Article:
"OSAKA, Japan / PALO ALTO, USA, July 31, 2014 – Panasonic Corporation and Tesla Motors, Inc. have signed an agreement that lays out their cooperation on the construction of a large-scale battery manufacturing plant in the United States, known as the Gigafactory.

    According to the agreement, Tesla will prepare, provide and manage the land, buildings and utilities. Panasonic will manufacture and supply cylindrical lithium-ion cells and invest in the associated equipment, machinery, and other manufacturing tools based on their mutual approval."

  • Reply to

    Will Enphase be up against a Wall?

    by johnnie_beans Aug 31, 2015 1:17 PM
    joebigbuck joebigbuck Aug 31, 2015 4:17 PM Flag

    You make no sense.

    So we shouldn't compare ENPH to TSLA....yet you state the battery is the largest cost while the other parts are minimal?

    So you want me to compare the minimal parts cost to determine if ENPH battery will be competitive?


    As for no control over the cost of the battery? Really, like they can't just switch to the most efficient lowest cost option as technology evolves?

    There are advantages and disadvantages to outsourcing. One major advantage is you can just switch manufacturers if someone comes up with a more cost effective product or solution....see Apple which does it all the time.

  • Reply to

    Battery costs.........

    by joebigbuck Aug 29, 2015 4:47 PM
    joebigbuck joebigbuck Aug 31, 2015 4:00 PM Flag

    "Why choose at all? There is no reason they can't do both."

    Yet they choose ELIIY.

    Do the comparisons of the battery each will produce and it becomes a simple choice.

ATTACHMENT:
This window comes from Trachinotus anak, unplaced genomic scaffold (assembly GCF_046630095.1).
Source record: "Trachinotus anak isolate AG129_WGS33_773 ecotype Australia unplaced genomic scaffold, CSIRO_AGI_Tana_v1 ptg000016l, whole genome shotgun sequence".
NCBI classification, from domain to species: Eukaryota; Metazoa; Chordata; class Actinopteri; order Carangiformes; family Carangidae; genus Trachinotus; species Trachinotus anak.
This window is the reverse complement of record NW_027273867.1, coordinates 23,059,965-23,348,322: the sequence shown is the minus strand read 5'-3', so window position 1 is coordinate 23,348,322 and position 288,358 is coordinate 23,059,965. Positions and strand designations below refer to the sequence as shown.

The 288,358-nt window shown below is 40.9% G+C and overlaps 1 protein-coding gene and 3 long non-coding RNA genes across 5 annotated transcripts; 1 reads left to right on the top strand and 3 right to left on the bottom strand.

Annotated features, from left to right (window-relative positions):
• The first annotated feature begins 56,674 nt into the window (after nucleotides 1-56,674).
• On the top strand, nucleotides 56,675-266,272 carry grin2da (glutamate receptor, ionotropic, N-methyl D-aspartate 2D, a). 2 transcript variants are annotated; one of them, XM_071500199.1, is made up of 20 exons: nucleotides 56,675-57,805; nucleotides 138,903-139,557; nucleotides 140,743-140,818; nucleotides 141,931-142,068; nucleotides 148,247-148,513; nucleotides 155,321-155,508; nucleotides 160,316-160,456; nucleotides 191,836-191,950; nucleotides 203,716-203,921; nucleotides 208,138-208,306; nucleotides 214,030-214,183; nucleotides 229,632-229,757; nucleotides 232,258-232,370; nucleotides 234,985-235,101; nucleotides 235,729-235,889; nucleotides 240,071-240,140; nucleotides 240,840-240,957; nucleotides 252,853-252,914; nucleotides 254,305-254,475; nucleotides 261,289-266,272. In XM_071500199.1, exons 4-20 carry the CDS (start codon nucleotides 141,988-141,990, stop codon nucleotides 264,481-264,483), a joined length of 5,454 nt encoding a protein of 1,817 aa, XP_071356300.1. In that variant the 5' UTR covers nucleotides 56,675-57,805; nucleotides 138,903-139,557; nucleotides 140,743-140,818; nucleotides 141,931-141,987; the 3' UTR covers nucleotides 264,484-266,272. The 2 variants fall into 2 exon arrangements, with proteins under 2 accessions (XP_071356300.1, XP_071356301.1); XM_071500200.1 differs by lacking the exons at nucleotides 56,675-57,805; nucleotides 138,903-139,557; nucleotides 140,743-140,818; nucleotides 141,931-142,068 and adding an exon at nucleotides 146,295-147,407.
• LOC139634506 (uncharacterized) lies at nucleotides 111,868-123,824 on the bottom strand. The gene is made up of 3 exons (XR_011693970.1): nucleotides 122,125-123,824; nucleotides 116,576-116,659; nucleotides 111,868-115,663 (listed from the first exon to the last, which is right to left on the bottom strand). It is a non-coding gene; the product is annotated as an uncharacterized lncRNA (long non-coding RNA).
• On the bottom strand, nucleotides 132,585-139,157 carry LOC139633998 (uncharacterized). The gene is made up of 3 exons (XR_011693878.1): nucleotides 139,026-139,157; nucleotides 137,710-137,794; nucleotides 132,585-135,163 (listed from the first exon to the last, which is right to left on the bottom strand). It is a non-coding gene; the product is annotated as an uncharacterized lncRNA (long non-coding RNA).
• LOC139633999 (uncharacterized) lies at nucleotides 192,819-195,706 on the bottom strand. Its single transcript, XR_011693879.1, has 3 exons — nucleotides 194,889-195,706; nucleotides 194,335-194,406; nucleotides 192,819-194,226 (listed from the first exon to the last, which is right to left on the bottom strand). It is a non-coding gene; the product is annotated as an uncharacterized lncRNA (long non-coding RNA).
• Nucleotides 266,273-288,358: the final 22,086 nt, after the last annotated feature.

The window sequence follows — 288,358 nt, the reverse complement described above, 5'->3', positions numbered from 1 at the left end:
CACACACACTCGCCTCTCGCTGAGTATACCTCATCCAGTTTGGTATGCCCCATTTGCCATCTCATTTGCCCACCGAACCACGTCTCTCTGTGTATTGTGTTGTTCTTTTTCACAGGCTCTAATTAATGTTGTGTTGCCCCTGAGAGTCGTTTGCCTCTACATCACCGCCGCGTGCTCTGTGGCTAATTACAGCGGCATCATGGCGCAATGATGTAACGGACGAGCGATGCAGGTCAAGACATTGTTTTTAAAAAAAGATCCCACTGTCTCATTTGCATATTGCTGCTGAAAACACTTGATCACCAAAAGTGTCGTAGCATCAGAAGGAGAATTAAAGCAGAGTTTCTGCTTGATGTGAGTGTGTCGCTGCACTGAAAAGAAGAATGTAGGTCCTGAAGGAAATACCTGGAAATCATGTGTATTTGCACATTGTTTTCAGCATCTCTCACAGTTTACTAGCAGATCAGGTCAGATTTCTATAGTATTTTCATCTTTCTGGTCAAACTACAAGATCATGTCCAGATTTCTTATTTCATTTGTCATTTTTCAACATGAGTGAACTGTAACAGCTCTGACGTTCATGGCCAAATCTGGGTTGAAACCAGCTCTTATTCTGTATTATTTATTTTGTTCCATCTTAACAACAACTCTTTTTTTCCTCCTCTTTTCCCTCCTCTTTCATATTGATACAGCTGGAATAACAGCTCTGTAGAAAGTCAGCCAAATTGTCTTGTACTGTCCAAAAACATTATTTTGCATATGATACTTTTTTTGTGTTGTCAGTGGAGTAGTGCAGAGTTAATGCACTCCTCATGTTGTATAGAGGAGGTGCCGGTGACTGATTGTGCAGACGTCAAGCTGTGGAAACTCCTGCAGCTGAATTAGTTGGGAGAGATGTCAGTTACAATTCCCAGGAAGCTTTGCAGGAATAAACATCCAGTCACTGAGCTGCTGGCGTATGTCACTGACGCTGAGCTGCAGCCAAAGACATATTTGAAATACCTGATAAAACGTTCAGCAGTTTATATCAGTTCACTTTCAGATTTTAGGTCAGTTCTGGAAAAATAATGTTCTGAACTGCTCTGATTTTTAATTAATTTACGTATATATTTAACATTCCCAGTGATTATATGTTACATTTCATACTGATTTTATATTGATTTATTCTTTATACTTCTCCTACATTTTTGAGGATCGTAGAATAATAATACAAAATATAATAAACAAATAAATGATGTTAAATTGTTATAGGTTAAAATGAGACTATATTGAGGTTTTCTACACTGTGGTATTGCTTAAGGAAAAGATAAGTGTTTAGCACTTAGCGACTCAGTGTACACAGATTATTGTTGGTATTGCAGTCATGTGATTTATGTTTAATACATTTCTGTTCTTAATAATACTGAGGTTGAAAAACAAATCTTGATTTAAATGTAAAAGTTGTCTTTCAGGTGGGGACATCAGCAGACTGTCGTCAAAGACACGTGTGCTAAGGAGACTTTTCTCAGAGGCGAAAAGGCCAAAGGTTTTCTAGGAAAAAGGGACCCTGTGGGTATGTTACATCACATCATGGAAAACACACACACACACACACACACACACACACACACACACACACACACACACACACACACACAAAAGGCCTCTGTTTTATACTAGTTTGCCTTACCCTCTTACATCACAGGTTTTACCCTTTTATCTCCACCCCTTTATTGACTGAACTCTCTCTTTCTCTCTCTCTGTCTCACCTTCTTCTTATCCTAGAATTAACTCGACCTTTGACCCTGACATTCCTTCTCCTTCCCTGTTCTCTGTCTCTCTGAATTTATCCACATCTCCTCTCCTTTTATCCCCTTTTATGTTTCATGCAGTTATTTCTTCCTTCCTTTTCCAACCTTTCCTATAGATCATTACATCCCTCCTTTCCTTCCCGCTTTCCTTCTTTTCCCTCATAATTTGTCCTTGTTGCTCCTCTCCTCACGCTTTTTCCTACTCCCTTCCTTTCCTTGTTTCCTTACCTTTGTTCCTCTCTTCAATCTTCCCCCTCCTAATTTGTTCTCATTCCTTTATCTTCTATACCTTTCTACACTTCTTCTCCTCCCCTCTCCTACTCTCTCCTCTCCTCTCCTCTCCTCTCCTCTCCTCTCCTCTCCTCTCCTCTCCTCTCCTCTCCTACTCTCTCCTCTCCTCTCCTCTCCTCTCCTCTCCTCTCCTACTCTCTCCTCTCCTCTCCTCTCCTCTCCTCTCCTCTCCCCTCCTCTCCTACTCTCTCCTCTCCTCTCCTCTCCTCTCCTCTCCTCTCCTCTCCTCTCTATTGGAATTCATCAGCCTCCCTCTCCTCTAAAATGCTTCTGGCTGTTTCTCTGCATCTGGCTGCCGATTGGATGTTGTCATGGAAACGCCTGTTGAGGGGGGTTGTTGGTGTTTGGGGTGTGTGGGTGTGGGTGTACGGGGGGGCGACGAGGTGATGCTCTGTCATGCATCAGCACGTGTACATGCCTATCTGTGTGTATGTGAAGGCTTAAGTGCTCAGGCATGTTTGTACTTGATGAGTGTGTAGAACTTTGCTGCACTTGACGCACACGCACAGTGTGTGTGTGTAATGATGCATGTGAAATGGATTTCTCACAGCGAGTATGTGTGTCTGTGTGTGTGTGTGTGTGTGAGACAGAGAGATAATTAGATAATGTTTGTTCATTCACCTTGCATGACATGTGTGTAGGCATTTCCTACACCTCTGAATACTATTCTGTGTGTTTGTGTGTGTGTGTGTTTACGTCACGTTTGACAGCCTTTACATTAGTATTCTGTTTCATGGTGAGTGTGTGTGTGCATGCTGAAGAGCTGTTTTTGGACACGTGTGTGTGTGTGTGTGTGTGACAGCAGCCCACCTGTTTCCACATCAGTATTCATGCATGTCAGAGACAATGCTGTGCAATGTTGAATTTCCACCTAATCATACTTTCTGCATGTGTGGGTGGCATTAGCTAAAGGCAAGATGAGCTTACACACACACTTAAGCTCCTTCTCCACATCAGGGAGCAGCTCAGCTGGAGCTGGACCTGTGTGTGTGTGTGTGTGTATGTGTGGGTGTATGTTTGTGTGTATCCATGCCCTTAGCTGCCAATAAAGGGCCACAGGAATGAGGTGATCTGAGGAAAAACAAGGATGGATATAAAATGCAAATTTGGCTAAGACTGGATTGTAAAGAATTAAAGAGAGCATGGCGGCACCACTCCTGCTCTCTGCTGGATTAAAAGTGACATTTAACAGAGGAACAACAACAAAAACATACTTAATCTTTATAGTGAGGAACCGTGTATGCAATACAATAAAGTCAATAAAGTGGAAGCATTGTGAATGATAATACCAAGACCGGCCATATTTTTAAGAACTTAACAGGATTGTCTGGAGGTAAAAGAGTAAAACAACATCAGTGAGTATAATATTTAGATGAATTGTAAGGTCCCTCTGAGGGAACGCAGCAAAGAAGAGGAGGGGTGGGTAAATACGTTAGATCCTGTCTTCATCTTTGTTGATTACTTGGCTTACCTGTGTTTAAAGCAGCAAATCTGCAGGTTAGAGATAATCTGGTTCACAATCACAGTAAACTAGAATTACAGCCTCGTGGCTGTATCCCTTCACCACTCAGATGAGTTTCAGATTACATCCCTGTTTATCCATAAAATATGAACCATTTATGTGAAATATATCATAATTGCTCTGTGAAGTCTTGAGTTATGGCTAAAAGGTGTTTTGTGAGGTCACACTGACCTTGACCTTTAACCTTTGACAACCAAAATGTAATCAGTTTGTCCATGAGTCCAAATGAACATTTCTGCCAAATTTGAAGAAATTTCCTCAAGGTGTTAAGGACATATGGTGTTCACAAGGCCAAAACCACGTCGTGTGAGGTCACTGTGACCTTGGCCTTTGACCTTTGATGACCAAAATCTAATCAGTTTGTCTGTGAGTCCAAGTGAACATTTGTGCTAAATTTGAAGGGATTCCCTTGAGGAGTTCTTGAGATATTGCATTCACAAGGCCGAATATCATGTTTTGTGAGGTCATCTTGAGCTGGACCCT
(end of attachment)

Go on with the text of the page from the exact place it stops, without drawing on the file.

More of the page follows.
92% TSLA 5000 cycles

    96% ELIIY 11,000 cycles

    Why buy the inferior product....because they have name brand recognition like SEDG went with?

    If TSLA gets to the point their battery becomes superior and cheaper then why wouldn't ENPH switch?

    As for being able to disconnect from the grid....why would any system not allow that? What, they have
    a secret bobby trap set up to stop you.

  • Reply to

    Battery costs.........

    by joebigbuck Aug 29, 2015 4:47 PM
    joebigbuck joebigbuck Aug 31, 2015 12:59 PM Flag

    The reason why TSLA went into the energy storage market in the first place is simply they do not build enough cars to justify the building of the plant...and won't for at least 5 years (and that's if everything goes their way...which is a big if).

    So TSLA needs to sell those batteries to someone in the meantime.

    You think if ENPH came knocking they would turn down their business?

    Of course not.

    They will partner with anyone willing to buy their batteries at this point...just like every other battery manufacture on the planet.

    ENPH had the whole world of battery manufacturers to chose from...they chose ELIIY.

    Instead of blindly thinking TSLA is biggest and therefore will be the best I dug around a bit.

    Why would ENPH choose ELIIY over TSLA?

    You should ask the same question...if you want to make money.

    Now whether the energy storage business will be a boom or a bust is another question. My only point is ENPH's entry into the market will be a step above the competition.

  • Reply to

    lol almost 1 mln market cap, how ridiculous

    by anderbest18 Aug 31, 2015 9:47 AM
    joebigbuck joebigbuck Aug 31, 2015 12:41 PM Flag

    At around .30 cnets shares outstanding should be around it a market cap of around 45M.

    That seems reasonable.

    The problem is the toxic deal is still in place.

    The company recognizes this as they just upped their possible share count from 200M to 400M (shares authorized but not outstanding).

    The reason they had to do this is their is no limit to the number of new shares that will need to be issued. The lower the stock price goes the larger the number of shares that must be given out.

    Day traders are just playing this one is holding it as an investment. It's impossible. l

    The company needs a loan or a white knight...only way out of this mess. Equity raise is impossible with toxic deal already in place.

  • joebigbuck joebigbuck Aug 30, 2015 4:13 PM Flag

    SEDG did at least 3 round of venture financing in the last few years and more than likely some of those shares will be looking to exit.